Justin Daniels  11:25

So thank you, David, can you talk a little bit about how blockchain plays a role, I assume it must be around the data that’s being collected that goes into the QR code and is decentralized?


David Lucatch  11:37

Well, really where it does is, and I’m gonna make, I know, you have a long winded answer, but I’m gonna really now compact this, if you walk into us a, I’m going to use in the US a debit card, because it’s a better example, and purchase something, you’re asked the merchant says, I want to verify that you can pay for that product. So there was a verifier, as the holder of the financial instrument, you present that to the verifier. And usually their payment system, it goes through the processor, that payment terminal, and connects with the issuer being the financial institution that that issued your card, your debit card, and that information, words around checks, balances, does all that stuff. And then it says, We need to know if this is who who holds the card, then you put in a pin. And that’s the that’s the challenger. And and so that process happens in matter of seconds. By going through an electronic network that verifies real information in real time. What the blockchain does is allows that issuer to verify that you own that credential. And it puts the verification that verifiable credential on the blockchain, not the information behind it. But the information that you were the owner so that we can check the blockchain, whether that credential exists for the issuer, that you are, who you say you are, and that you are entitled to use that credential to private and public keys.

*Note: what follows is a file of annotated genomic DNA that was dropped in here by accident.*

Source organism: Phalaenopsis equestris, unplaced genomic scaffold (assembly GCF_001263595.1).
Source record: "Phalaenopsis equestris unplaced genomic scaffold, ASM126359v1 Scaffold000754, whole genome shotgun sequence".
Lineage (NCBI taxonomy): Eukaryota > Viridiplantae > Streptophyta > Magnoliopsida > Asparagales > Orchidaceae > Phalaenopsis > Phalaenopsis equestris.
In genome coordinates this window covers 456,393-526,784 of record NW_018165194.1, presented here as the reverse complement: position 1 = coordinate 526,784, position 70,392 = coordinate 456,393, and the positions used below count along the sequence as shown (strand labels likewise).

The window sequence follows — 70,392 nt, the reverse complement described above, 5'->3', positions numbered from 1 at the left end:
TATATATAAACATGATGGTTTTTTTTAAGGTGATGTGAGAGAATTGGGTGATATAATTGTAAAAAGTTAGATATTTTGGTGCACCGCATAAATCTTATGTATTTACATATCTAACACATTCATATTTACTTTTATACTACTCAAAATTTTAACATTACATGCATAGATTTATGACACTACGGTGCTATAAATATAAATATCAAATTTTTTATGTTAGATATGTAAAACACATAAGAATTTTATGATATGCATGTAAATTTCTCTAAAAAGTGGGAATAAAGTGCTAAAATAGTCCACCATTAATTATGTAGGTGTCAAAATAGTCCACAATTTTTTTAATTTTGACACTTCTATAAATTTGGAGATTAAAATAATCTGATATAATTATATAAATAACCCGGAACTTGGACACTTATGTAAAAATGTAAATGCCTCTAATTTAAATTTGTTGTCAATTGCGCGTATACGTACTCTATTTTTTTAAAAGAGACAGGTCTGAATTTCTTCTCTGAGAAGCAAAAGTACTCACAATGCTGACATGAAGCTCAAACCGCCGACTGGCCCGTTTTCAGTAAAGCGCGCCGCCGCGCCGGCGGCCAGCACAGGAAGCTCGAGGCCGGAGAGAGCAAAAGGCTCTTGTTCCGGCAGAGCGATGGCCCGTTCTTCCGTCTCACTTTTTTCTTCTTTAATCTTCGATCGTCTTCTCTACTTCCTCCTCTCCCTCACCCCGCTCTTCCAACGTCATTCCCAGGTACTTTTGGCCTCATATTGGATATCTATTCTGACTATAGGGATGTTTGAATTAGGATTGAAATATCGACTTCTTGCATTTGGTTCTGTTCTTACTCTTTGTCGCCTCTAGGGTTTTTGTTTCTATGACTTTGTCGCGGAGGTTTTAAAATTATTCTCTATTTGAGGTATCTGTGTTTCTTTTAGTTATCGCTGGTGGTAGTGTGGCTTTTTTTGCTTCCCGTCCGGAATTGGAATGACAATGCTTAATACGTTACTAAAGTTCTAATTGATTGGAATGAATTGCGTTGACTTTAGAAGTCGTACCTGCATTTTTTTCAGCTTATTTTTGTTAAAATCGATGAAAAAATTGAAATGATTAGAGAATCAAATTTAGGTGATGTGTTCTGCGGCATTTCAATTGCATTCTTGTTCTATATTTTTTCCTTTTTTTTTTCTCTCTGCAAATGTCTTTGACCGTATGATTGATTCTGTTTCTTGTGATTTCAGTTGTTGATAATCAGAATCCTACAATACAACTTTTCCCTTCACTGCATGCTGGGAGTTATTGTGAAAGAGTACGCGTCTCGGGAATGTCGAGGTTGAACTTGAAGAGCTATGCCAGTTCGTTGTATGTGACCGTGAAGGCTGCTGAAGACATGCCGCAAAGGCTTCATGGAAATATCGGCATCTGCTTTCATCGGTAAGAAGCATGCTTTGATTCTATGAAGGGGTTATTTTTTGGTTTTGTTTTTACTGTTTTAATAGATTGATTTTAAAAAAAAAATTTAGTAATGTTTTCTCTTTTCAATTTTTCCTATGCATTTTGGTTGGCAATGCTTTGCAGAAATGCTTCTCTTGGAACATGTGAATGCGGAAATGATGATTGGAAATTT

Justin Daniels  13:06

So you mean, so that sounds like it’s a different use case for probably non fungible tokens that are designed to do exactly that.


David Lucatch  13:13